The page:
The week wore on and I often observed Jobay from a distance; walking alone, standing alone and just thinking alone. One day, I saw her with a local boy who was obviously 13 or 14, they played together like peers. There was no older, no younger, no master or power. They played with the young flirtations of middle school students, yet her knowledge was similar to an adult. They poked and jabbed, play fighting and a banter that was obviously friendly. It was clear that Jobay was the same physical age as this boy and the boy was very young. One evening, before dinner time I was chatting to Stanly on his porch when Jobay walked past, stopped at the end of the walkway and stared out into the open sea. She stayed relatively motionless for a few moments, so I invited her to the porch to chat with us. I dove right into the interesting questions;
“How did you meet your boyfriend?” I asked straight away.
“I met him through an internet seller.” She answered shyly.
“An internet seller? Don’t you mean a website? Like you were chatting online and decided to meet?” I tried to lead her into that direction. I thought that maybe she did not know the English to describe where they met. It is very common for girls from the Philippines to be on the internet trying to find husbands or meal tickets. But, she seemed to know my meaning and feel that the truth was something different.
“No, We met through an internet seller.” She corrected me.
I realized that she knew what she was saying and an image was formed in my mind of a website in Japanese with pictures of small girls and prices per month, sold like meat at the butcher, with happy Filipina mamas raking in a big percentage of the cash and ensuring the girls health as though they were race horses.
“So, is this man your first boyfriend?” I continued on, changing the topic.
“Oh no, before I was working in Robinson Mall in Manila and I met this older Filipino man and he was my first boyfriend. But, he was married and then had me as a girlfriend. That was ok, but then I found he had another girlfriend too. I did not like that, so I finished him. I still think about him, I cannot forget him.”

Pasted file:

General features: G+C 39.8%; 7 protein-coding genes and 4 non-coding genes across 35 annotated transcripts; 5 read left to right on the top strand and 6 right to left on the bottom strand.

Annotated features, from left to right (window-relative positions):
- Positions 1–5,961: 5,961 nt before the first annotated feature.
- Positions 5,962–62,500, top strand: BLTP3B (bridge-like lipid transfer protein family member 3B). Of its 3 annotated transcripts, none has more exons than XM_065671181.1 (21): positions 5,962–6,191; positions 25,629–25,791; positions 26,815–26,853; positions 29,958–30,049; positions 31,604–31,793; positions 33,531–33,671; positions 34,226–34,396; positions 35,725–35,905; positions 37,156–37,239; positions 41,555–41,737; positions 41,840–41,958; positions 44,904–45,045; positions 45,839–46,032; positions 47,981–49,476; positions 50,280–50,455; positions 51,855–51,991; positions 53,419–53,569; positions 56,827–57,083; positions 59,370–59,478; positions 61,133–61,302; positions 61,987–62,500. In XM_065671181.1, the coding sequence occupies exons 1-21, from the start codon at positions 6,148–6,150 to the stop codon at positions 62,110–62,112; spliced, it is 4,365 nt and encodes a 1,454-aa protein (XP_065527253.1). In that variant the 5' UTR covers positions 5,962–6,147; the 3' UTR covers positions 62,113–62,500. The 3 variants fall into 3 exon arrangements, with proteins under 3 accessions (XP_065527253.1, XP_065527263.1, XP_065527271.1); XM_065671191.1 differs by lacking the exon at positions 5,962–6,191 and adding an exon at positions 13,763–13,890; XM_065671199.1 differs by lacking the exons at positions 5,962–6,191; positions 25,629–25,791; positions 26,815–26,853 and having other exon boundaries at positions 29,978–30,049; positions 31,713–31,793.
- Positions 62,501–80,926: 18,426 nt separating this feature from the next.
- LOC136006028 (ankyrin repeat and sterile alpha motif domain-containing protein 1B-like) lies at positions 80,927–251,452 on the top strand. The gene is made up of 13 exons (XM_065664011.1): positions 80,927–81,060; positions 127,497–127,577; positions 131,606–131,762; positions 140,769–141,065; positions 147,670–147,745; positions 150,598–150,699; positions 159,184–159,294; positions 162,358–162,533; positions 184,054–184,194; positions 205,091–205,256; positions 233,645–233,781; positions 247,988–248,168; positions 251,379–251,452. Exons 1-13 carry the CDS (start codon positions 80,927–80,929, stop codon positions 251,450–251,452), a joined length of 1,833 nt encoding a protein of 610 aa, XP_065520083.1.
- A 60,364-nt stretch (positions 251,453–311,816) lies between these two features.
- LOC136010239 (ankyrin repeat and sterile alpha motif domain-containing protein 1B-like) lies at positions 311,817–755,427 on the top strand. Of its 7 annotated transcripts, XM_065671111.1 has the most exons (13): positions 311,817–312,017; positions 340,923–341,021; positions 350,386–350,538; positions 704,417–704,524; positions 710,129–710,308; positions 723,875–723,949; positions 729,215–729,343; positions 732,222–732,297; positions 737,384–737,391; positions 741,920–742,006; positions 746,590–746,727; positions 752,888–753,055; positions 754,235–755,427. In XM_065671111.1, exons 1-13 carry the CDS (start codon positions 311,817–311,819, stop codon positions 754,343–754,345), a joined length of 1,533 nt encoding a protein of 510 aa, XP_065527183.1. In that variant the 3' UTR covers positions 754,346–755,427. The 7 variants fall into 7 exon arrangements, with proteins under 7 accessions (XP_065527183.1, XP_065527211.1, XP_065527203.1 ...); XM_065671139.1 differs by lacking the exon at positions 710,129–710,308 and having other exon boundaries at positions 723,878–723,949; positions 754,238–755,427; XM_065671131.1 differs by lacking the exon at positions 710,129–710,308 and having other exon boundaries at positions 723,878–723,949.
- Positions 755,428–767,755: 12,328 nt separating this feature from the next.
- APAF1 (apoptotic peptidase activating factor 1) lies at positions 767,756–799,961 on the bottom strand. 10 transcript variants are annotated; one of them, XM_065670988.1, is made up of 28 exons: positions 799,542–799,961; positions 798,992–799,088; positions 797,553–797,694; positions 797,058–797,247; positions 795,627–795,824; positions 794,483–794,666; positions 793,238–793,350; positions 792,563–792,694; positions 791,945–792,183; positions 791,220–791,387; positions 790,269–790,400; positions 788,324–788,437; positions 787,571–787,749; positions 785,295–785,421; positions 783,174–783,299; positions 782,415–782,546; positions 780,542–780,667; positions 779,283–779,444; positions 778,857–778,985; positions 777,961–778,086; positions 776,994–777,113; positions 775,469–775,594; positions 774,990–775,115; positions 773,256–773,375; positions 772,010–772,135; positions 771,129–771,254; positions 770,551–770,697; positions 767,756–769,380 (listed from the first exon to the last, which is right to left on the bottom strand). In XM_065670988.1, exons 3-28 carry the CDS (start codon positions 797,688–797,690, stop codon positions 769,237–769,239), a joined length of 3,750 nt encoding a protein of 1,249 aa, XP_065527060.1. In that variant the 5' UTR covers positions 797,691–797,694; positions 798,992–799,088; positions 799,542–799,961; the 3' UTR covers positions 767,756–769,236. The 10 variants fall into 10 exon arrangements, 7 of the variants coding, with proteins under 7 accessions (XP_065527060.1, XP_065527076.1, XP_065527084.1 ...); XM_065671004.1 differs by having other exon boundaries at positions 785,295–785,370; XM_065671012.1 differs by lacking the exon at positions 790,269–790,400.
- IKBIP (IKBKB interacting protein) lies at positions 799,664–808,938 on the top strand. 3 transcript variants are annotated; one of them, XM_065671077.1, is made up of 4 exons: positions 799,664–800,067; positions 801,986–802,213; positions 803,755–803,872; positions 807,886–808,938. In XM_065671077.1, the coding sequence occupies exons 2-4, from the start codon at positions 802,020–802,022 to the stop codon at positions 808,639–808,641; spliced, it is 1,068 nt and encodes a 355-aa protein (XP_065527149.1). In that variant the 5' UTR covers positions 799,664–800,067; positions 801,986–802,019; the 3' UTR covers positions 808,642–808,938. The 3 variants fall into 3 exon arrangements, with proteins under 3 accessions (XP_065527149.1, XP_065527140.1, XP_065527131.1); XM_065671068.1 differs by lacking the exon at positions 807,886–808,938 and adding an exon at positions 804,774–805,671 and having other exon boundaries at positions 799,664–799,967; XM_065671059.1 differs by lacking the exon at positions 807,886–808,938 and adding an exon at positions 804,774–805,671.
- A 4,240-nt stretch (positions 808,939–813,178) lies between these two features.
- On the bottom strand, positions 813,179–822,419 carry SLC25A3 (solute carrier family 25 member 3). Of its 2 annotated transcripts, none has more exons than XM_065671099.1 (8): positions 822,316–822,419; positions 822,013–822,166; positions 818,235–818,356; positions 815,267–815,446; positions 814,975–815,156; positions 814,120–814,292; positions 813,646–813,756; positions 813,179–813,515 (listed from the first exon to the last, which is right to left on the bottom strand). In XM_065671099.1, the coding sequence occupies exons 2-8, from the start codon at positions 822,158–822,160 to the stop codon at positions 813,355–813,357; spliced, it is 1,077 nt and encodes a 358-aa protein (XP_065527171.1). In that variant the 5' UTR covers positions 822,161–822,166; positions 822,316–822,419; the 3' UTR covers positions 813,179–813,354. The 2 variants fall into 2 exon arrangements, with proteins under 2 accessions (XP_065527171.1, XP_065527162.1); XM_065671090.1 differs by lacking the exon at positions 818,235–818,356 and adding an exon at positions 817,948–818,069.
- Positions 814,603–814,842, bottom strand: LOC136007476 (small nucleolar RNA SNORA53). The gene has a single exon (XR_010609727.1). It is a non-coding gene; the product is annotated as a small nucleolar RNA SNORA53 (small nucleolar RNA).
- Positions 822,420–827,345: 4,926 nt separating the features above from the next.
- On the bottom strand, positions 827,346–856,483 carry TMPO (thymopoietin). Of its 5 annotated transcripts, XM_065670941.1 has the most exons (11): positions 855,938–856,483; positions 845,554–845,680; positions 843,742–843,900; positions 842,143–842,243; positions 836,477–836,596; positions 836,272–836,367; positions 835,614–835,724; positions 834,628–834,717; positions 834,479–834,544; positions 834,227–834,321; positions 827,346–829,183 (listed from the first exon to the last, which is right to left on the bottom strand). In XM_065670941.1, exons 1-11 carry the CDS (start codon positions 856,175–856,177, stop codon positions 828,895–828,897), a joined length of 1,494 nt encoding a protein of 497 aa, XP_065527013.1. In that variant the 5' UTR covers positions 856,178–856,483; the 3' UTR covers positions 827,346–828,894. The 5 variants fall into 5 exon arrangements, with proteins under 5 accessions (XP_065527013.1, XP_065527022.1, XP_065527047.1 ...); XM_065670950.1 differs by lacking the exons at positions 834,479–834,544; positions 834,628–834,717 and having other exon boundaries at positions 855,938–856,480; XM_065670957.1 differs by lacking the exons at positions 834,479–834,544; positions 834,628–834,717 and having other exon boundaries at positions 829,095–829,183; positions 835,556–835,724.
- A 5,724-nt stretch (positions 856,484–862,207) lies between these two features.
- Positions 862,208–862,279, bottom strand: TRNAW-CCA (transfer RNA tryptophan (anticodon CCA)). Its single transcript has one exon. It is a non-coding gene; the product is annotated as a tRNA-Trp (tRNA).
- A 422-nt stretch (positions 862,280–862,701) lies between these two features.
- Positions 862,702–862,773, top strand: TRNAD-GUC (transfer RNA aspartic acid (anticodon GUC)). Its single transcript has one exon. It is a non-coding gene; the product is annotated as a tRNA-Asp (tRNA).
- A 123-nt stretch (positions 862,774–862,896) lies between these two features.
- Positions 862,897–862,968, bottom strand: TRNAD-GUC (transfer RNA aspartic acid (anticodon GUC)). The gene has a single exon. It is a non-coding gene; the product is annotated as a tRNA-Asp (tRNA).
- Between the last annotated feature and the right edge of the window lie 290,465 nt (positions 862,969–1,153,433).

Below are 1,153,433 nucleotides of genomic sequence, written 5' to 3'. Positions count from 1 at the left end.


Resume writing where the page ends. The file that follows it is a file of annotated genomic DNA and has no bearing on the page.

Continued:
“How old were you when you were with that man?” I asked.
“Oh, about 16.” She stated ambiguously.
“Oh, so then you met this Japanese man?” I delved, trying to get some time reference.
“Yes, but before the Japanese man, I had an Australian boyfriend. He was a little old and we were only together for a short time.”
In my mind I thought, “Jesus, this little girl has been around” because she has. I began to really question her age because she said she worked in Robinson Mall; how old do you have to be to work in Robinson Mall? It must have been at least 6 months prior, so she could be 15, 16 or 17. But, it could have been a year earlier and now she would really be as old as she said. I decided to turn the topic to her history, her family life and the like.
“So, did you finish school?” I asked.
“Oh, no I did not finish, but I would like to. In the Philippines, if you want to eat, you have to work. So, instead of school, I had to work.”
“So, does your family know that your boyfriend is a Japanese man?” I asked this very personal question.
“Oh, my mother does not know, but my cousin and sister knows.” She answered automatically.
I found the fact that the youngest daughter is dating an old man and living with him for 4 months on a different island, and the mother is totally unaware a hard pill to swallow. But, to quote John at VIP Divers, “As long as the money keeps coming in they won’t say anything.” Really, if schooling is free then they should at least be given the right to finish their schooling. However, I dwelt on the idea,“In the Philippines, if you want to eat you have to work.”
“Don’t your parents work?” I asked bluntly. “My mom works, but it is not enough, I have brothers and sisters and my family has some other problems.” She answered shyly.
“What problem does your family have?” I probed deeper into the issue.
But, the wise girl that she was, she simply answered, “The same problem all Filipino families have.” This of course means nothing to me and I was not about to run around the village looking for “Curley’s ONE THING that is important in life” anymore than I was going to ask what problem all Filipino families had in common. (Curley is the character from the movie City Slickers)
It was obvious that this line of discussion had made her a little uncomfortable and she was wondering about the situation with her boyfriend, so she soon departed for her hotel room and Stanly and I enjoyed another beer. We did not talk to Jobay much more over the rest of the week in Sabang. We had our passing “hellos” and we saw her in the bars with her boyfriend. He would be sitting with the other elderly Japanese men, drinking and dancing with all the bar girls, who were really having good times with the Japanese men. Jobay sat more reserved and silent, often leaving the bar and coming back later. We left for our travels around the other islands of the Philippines without meeting Jobay again.